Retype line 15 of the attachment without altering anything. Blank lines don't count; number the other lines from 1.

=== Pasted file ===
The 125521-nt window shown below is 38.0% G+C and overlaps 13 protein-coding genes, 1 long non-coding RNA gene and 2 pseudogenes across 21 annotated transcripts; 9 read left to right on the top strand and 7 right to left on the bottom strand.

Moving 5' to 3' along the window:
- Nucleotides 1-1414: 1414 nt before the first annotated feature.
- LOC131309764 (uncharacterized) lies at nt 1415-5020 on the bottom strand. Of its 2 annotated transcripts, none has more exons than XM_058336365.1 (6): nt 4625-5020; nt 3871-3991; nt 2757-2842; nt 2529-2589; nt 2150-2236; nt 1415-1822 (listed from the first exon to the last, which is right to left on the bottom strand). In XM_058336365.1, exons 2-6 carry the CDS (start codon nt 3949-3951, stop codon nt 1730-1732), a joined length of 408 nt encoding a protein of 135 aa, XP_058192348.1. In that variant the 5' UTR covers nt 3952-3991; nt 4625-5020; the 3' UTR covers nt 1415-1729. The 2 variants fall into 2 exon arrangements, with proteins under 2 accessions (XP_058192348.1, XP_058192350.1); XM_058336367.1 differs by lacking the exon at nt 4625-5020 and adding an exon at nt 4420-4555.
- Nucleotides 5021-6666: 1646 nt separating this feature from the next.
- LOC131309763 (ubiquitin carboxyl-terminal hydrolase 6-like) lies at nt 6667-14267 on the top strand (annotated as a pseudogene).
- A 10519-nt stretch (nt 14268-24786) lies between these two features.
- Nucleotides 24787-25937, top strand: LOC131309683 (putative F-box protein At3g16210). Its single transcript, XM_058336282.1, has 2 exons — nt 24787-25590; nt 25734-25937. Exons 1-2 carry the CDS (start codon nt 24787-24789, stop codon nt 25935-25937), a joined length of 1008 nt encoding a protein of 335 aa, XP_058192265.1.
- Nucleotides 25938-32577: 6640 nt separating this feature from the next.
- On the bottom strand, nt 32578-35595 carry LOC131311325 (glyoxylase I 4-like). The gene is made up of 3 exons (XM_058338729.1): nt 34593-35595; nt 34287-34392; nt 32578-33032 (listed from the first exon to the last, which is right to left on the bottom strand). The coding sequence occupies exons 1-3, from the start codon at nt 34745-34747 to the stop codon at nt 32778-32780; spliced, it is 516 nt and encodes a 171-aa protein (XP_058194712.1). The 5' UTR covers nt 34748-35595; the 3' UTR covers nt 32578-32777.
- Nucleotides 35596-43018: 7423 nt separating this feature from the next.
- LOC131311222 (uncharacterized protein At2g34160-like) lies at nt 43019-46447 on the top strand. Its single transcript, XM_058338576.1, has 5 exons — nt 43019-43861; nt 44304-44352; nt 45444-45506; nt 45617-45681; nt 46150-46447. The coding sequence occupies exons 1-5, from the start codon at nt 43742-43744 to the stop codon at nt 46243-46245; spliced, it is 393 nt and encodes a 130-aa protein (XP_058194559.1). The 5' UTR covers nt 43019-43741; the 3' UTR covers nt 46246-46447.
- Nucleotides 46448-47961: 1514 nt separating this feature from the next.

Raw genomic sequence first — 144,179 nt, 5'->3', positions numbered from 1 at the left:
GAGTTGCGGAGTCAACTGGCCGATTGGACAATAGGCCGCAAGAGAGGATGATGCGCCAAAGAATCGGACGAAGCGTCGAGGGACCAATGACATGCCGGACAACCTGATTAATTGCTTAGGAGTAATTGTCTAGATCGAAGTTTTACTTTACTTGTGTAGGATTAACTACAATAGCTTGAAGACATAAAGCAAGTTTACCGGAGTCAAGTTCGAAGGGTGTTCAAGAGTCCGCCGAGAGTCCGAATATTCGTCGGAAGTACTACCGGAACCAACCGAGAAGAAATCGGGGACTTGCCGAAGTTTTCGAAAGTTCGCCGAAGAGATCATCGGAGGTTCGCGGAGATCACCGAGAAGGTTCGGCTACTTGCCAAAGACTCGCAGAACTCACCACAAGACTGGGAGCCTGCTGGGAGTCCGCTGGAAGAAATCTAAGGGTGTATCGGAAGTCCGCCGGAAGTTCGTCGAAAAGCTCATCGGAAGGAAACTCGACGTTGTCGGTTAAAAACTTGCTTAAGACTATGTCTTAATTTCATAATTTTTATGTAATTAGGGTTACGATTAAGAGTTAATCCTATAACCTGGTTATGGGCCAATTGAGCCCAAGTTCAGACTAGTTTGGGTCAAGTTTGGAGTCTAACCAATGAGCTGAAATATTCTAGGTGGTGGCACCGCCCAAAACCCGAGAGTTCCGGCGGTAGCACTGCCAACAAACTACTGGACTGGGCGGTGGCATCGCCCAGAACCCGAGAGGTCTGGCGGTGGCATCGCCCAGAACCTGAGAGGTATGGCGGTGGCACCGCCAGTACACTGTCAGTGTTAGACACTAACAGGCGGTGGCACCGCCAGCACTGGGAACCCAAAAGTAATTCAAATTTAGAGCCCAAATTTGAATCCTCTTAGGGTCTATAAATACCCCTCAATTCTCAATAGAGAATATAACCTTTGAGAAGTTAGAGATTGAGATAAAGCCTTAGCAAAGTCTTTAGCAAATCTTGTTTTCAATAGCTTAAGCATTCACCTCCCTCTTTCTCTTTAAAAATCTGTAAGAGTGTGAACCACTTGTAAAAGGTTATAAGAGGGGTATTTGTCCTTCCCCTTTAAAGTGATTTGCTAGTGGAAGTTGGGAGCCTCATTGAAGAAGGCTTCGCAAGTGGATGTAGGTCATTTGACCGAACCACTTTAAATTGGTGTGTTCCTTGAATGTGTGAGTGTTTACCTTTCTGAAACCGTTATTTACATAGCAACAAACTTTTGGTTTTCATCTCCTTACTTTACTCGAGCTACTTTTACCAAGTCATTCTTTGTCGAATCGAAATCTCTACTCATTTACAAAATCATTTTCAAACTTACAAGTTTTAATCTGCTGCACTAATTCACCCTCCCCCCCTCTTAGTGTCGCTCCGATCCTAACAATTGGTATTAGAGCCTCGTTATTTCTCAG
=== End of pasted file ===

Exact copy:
GAGTTGCGGAGTCAACTGGCCGATTGGACAATAGGCCGCAAGAGAGGATGATGCGCCAAAGAATCGGACGAAGCGTCGAGGGACCAATGACATGCCGGACAACCTGATTAATTGCTTAGGAGTAATTGTCTAGATCGAAGTTTTACTTTACTTGTGTAGGATTAACTACAATAGCTTGAAGACATAAAGCAAGTTTACCGGAGTCAAGTTCGAAGGGTGTTCAAGAGTCCGCCGAGAGTCCGAATATTCGTCGGAAGTACTACCGGAACCAACCGAGAAGAAATCGGGGACTTGCCGAAGTTTTCGAAAGTTCGCCGAAGAGATCATCGGAGGTTCGCGGAGATCACCGAGAAGGTTCGGCTACTTGCCAAAGACTCGCAGAACTCACCACAAGACTGGGAGCCTGCTGGGAGTCCGCTGGAAGAAATCTAAGGGTGTATCGGAAGTCCGCCGGAAGTTCGTCGAAAAGCTCATCGGAAGGAAACTCGACGTTGTCGGTTAAAAACTTGCTTAAGACTATGTCTTAATTTCATAATTTTTATGTAATTAGGGTTACGATTAAGAGTTAATCCTATAACCTGGTTATGGGCCAATTGAGCCCAAGTTCAGACTAGTTTGGGTCAAGTTTGGAGTCTAACCAATGAGCTGAAATATTCTAGGTGGTGGCACCGCCCAAAACCCGAGAGTTCCGGCGGTAGCACTGCCAACAAACTACTGGACTGGGCGGTGGCATCGCCCAGAACCCGAGAGGTCTGGCGGTGGCATCGCCCAGAACCTGAGAGGTATGGCGGTGGCACCGCCAGTACACTGTCAGTGTTAGACACTAACAGGCGGTGGCACCGCCAGCACTGGGAACCCAAAAGTAATTCAAATTTAGAGCCCAAATTTGAATCCTCTTAGGGTCTATAAATACCCCTCAATTCTCAATAGAGAATATAACCTTTGAGAAGTTAGAGATTGAGATAAAGCCTTAGCAAAGTCTTTAGCAAATCTTGTTTTCAATAGCTTAAGCATTCACCTCCCTCTTTCTCTTTAAAAATCTGTAAGAGTGTGAACCACTTGTAAAAGGTTATAAGAGGGGTATTTGTCCTTCCCCTTTAAAGTGATTTGCTAGTGGAAGTTGGGAGCCTCATTGAAGAAGGCTTCGCAAGTGGATGTAGGTCATTTGACCGAACCACTTTAAATTGGTGTGTTCCTTGAATGTGTGAGTGTTTACCTTTCTGAAACCGTTATTTACATAGCAACAAACTTTTGGTTTTCATCTCCTTACTTTACTCGAGCTACTTTTACCAAGTCATTCTTTGTCGAATCGAAATCTCTACTCATTTACAAAATCATTTTCAAACTTACAAGTTTTAATCTGCTGCACTAATTCACCCTCCCCCCCTCTTAGTGTCGCTCCGATCCTAACAATTGGTATTAGAGCCTCGTTATTTCTCAG